Rheumatoid arthritis (RA) is regarded as a systemic autoimmune rheumatic disease (SARD) where the major clinical manifestations involve symmetrical arthrodial joints and are associated with increased direct and indirect health care costs (1). Few of the other SARD (i.e., systemic lupus erythematosus (SLE), systemic sclerosis, autoimmune inflammatory myopathies) have been the benefactors of the tremendous progress in understanding RA disease onset, pathogenesis, diagnostic approaches, and therapeutic options (1,2). Indeed, related to this progress, there are emerging efforts to identify at risk individuals (3-6), arrive at an early and accurate diagnosis of “pre-RA” and then initiate evidence-based disease interventions (7,8). Implicit in the approach to disease prevention is the need for precision medical approaches such as the ‘systems biology based P4 model’ (Predictive, Preventive, Personalized, Participatory) espoused by Flores et al. (9) and others.
A key to the P4 approach is an understanding of elements that predate the development of clinically obvious RA. Certainly, dating to the 1970s, there is a fulsome literature on the biomarkers that attend the diagnosis of RA. These include genomic markers such as HLA-DBRB1 and the so-called shared epitope (10), epigenetic markers such as modifications of chromatin (i.e., methylation and acetylation) (10-12), autoantibodies that historically include rheumatoid factor, but more recently focused on autoantibodies directed to citrullinated peptides (ACPA), as well as cytokines and interleukins such as Il-1, IL-15 and IL-17 (13).
If they are to be used to ‘predict’ RA and enter a medical management pathway of precision medicine, it is imperative that there is a thorough understanding of how these biomarkers are represented in unselected populations. In this light, a recent study by van Zanten et al. from the Netherlands provides important insight into the clinical utility of ACPA through a population-based study of >40,000 individuals that are part of a larger prospective “Lifelines” study in their country (www.Lifelines.net) (14).
In RA, environmental factors appear to play a more significant role than genetic factors and may be the ‘second hit’ that is needed to convert an individual into the RA disease trajectory. The rather small influence of genetic factors in RA is exemplified by the concordance rate of RA in monozygotic twins of approximately 14% and only 4% in dizygotic twins [reviewed in (15)]. Of the environmental factors implicated in RA, periodontitis and cigarette smoking are best established as risk factors for the disease [reviewed in (14)] and emerging evidence has implicated air pollution and other routes of exposure (16,17) in the form of silica (16,18), traffic emissions (19,20) and particulates (21) as significant co-factors. Other risk factors implicated in RA include occupation (17,22,23), obesity (24), socioeconomic (22), dietary carbohydrates (25), seasonal effects (26), pesticides (17), and alcohol may actually be protective (27). Other factors (physical and psychological trauma, surgery, infections) have also been reported but are poorly substantiated [reviewed in (26,28)].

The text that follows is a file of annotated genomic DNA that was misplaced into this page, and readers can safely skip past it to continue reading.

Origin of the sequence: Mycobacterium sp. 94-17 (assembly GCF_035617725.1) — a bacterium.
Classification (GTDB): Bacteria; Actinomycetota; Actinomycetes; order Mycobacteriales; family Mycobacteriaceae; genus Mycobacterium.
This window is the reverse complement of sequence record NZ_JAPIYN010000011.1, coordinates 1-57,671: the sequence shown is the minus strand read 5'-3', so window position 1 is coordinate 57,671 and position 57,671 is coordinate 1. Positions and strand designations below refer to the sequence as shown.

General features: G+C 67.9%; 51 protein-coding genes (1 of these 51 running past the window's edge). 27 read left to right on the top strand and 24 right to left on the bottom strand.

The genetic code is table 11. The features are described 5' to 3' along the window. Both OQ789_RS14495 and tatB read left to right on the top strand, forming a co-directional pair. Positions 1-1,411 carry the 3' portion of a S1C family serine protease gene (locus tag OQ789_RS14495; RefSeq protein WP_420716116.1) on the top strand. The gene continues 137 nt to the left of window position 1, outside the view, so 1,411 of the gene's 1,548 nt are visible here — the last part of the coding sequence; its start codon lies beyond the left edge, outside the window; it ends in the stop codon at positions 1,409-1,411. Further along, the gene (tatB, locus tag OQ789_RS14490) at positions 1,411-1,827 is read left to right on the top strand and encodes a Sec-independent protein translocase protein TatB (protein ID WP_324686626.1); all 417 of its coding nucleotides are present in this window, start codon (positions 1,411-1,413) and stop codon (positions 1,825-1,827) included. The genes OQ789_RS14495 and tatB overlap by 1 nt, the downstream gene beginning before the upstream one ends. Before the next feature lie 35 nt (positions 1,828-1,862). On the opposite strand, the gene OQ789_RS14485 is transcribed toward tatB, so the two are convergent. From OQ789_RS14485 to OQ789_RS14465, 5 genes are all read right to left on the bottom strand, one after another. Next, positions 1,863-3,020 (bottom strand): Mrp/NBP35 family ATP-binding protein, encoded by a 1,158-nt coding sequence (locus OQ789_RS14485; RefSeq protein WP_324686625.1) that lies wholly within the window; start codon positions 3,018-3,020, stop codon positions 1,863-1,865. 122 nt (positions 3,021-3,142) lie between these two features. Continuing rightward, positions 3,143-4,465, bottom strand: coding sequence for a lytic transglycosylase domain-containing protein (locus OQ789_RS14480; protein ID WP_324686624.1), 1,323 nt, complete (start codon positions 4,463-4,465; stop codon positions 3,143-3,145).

In the benchmark study of van Zanten et al. (14), the link of ACPA to self-reported disease that could be taken as either established or pre-RA was the focus, and many of the factors referred to above were addressed. It is important to appreciate that this study utilized an adjusted cut-off for ACPA because, as the authors explain, the ACPA cut-offs appropriate for a healthy population are not clearly established. Since they desired “to use the test to detect ACPA and not as a diagnostic test for RA”, a 99-centile cut-off value of ≥6.2 U/mL was chosen, whereas the manufacturer’s cut-off value for RA diagnostics was recommended to be ≥10 U/mL. Using this cut-off for the non-RA group, older age, smoking and joint complaints remained significantly more frequently present in ACPA-positive compared with ACPA-negative participants. For example, in this unselected population study 1.0% had ACPA levels that were higher than an adjusted cutoff. Notably, a positive ACPA was significantly associated with older age, female sex, smoking, joint complaints, RA and first degree relatives (FDR) with rheumatism. Further, in the Lifelines study, of the ACPA-positive participants, 22.4% had RA (15.2% with defined RA and 7.2% self-reported RA only). However, in participants without RA, 0.8% were ACPA-positive. When the manufacturer’s recommended cutoff of ≥10 U/mL was used, ACPA-positive participants reported significantly less use of sugar-sweetened soft drinks, and women were less often nulliparous. Other previously-reported risk factors for RA and ACPA were not significantly associated with ACPA positivity. For example, body mass index (BMI) and being overweight were previously associated with RA (24) but in this study BMI was not associated with ACPA positivity. In addition, an association with alcohol non-use and ACPA positivity and/or higher ACPA titers, self-reported periodontitis, dietary fish intake as a protective factor or sugar-sweetened soft drinks as an aggravating factor for RA was not detected.
Despite the valuable insight that this remarkable study provides, the possible geographic clustering of disease and potential or observed exposure to pollution were not reported. This is of importance because if RA is to be prevented or mitigated, remediation of environmental factors should be one of the major considerations.